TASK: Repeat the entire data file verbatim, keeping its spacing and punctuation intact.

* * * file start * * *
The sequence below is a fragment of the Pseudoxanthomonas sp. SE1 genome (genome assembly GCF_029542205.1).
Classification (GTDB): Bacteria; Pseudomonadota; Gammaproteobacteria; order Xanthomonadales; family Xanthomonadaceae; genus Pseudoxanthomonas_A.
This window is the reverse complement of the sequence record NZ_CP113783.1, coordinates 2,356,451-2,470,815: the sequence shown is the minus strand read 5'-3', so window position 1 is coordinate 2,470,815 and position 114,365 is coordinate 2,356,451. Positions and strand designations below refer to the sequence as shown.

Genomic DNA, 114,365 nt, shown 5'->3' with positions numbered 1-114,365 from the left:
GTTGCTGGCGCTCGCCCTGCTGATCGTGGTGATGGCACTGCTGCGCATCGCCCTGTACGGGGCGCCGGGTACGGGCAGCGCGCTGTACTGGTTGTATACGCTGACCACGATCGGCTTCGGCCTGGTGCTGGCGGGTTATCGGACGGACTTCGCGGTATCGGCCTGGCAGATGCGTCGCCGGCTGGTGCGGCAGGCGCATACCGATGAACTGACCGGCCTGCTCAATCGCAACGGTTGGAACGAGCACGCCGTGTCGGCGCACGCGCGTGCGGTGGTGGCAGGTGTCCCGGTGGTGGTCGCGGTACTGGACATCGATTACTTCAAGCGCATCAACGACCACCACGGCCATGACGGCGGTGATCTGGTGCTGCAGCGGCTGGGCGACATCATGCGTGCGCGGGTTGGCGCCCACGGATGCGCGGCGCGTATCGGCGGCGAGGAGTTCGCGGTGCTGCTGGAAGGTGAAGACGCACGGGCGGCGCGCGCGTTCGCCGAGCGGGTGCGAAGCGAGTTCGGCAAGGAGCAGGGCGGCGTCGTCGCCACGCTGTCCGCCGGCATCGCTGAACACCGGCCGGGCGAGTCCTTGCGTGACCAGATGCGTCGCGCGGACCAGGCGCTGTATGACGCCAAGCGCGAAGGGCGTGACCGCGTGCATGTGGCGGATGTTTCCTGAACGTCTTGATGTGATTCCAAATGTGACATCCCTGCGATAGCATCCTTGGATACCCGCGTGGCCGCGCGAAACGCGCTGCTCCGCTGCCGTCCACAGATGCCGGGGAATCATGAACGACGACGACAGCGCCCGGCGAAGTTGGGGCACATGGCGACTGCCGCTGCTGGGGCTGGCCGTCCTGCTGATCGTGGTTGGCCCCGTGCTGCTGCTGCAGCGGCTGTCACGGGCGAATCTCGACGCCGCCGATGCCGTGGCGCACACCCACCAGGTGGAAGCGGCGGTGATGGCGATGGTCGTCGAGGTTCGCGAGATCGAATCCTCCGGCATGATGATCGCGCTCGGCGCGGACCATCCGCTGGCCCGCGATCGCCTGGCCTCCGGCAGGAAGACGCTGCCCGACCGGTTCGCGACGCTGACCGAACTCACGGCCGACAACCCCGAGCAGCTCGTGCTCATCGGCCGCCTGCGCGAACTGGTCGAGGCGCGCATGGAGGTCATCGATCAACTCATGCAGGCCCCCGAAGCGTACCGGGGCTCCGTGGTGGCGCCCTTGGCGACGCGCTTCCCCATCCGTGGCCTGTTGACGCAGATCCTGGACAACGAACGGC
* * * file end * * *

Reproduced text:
The sequence below is a fragment of the Pseudoxanthomonas sp. SE1 genome (genome assembly GCF_029542205.1).
Classification (GTDB): Bacteria; Pseudomonadota; Gammaproteobacteria; order Xanthomonadales; family Xanthomonadaceae; genus Pseudoxanthomonas_A.
This window is the reverse complement of the sequence record NZ_CP113783.1, coordinates 2,356,451-2,470,815: the sequence shown is the minus strand read 5'-3', so window position 1 is coordinate 2,470,815 and position 114,365 is coordinate 2,356,451. Positions and strand designations below refer to the sequence as shown.

Genomic DNA, 114,365 nt, shown 5'->3' with positions numbered 1-114,365 from the left:
GTTGCTGGCGCTCGCCCTGCTGATCGTGGTGATGGCACTGCTGCGCATCGCCCTGTACGGGGCGCCGGGTACGGGCAGCGCGCTGTACTGGTTGTATACGCTGACCACGATCGGCTTCGGCCTGGTGCTGGCGGGTTATCGGACGGACTTCGCGGTATCGGCCTGGCAGATGCGTCGCCGGCTGGTGCGGCAGGCGCATACCGATGAACTGACCGGCCTGCTCAATCGCAACGGTTGGAACGAGCACGCCGTGTCGGCGCACGCGCGTGCGGTGGTGGCAGGTGTCCCGGTGGTGGTCGCGGTACTGGACATCGATTACTTCAAGCGCATCAACGACCACCACGGCCATGACGGCGGTGATCTGGTGCTGCAGCGGCTGGGCGACATCATGCGTGCGCGGGTTGGCGCCCACGGATGCGCGGCGCGTATCGGCGGCGAGGAGTTCGCGGTGCTGCTGGAAGGTGAAGACGCACGGGCGGCGCGCGCGTTCGCCGAGCGGGTGCGAAGCGAGTTCGGCAAGGAGCAGGGCGGCGTCGTCGCCACGCTGTCCGCCGGCATCGCTGAACACCGGCCGGGCGAGTCCTTGCGTGACCAGATGCGTCGCGCGGACCAGGCGCTGTATGACGCCAAGCGCGAAGGGCGTGACCGCGTGCATGTGGCGGATGTTTCCTGAACGTCTTGATGTGATTCCAAATGTGACATCCCTGCGATAGCATCCTTGGATACCCGCGTGGCCGCGCGAAACGCGCTGCTCCGCTGCCGTCCACAGATGCCGGGGAATCATGAACGACGACGACAGCGCCCGGCGAAGTTGGGGCACATGGCGACTGCCGCTGCTGGGGCTGGCCGTCCTGCTGATCGTGGTTGGCCCCGTGCTGCTGCTGCAGCGGCTGTCACGGGCGAATCTCGACGCCGCCGATGCCGTGGCGCACACCCACCAGGTGGAAGCGGCGGTGATGGCGATGGTCGTCGAGGTTCGCGAGATCGAATCCTCCGGCATGATGATCGCGCTCGGCGCGGACCATCCGCTGGCCCGCGATCGCCTGGCCTCCGGCAGGAAGACGCTGCCCGACCGGTTCGCGACGCTGACCGAACTCACGGCCGACAACCCCGAGCAGCTCGTGCTCATCGGCCGCCTGCGCGAACTGGTCGAGGCGCGCATGGAGGTCATCGATCAACTCATGCAGGCCCCCGAAGCGTACCGGGGCTCCGTGGTGGCGCCCTTGGCGACGCGCTTCCCCATCCGTGGCCTGTTGACGCAGATCCTGGACAACGAACGGC